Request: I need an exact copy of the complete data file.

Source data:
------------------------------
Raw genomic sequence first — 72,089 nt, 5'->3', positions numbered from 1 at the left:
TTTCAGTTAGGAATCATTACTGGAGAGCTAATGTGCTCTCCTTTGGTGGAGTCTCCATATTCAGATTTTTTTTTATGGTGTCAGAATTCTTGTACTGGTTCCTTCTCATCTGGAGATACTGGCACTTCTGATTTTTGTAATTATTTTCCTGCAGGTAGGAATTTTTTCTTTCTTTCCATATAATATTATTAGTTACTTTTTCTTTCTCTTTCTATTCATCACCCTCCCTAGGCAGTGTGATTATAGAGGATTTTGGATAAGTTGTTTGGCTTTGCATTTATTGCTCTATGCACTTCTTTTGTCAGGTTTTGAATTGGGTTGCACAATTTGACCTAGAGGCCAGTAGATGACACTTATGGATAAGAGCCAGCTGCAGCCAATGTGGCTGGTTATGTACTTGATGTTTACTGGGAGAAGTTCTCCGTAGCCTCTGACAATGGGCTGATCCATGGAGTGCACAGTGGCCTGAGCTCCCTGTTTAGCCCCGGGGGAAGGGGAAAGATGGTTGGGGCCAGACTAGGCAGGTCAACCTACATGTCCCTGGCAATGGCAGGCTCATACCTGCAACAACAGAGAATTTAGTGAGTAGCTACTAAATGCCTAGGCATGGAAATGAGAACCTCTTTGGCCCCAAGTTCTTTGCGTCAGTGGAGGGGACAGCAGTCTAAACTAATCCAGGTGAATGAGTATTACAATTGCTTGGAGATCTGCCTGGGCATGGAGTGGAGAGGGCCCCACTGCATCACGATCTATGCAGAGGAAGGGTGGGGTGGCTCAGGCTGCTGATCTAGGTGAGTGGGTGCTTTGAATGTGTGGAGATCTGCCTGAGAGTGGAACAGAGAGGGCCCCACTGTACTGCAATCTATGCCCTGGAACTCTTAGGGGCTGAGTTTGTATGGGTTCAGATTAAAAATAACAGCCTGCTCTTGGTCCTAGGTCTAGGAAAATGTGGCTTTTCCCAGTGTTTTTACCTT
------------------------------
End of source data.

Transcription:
Raw genomic sequence first — 72,089 nt, 5'->3', positions numbered from 1 at the left:
TTTCAGTTAGGAATCATTACTGGAGAGCTAATGTGCTCTCCTTTGGTGGAGTCTCCATATTCAGATTTTTTTTTATGGTGTCAGAATTCTTGTACTGGTTCCTTCTCATCTGGAGATACTGGCACTTCTGATTTTTGTAATTATTTTCCTGCAGGTAGGAATTTTTTCTTTCTTTCCATATAATATTATTAGTTACTTTTTCTTTCTCTTTCTATTCATCACCCTCCCTAGGCAGTGTGATTATAGAGGATTTTGGATAAGTTGTTTGGCTTTGCATTTATTGCTCTATGCACTTCTTTTGTCAGGTTTTGAATTGGGTTGCACAATTTGACCTAGAGGCCAGTAGATGACACTTATGGATAAGAGCCAGCTGCAGCCAATGTGGCTGGTTATGTACTTGATGTTTACTGGGAGAAGTTCTCCGTAGCCTCTGACAATGGGCTGATCCATGGAGTGCACAGTGGCCTGAGCTCCCTGTTTAGCCCCGGGGGAAGGGGAAAGATGGTTGGGGCCAGACTAGGCAGGTCAACCTACATGTCCCTGGCAATGGCAGGCTCATACCTGCAACAACAGAGAATTTAGTGAGTAGCTACTAAATGCCTAGGCATGGAAATGAGAACCTCTTTGGCCCCAAGTTCTTTGCGTCAGTGGAGGGGACAGCAGTCTAAACTAATCCAGGTGAATGAGTATTACAATTGCTTGGAGATCTGCCTGGGCATGGAGTGGAGAGGGCCCCACTGCATCACGATCTATGCAGAGGAAGGGTGGGGTGGCTCAGGCTGCTGATCTAGGTGAGTGGGTGCTTTGAATGTGTGGAGATCTGCCTGAGAGTGGAACAGAGAGGGCCCCACTGTACTGCAATCTATGCCCTGGAACTCTTAGGGGCTGAGTTTGTATGGGTTCAGATTAAAAATAACAGCCTGCTCTTGGTCCTAGGTCTAGGAAAATGTGGCTTTTCCCAGTGTTTTTACCTT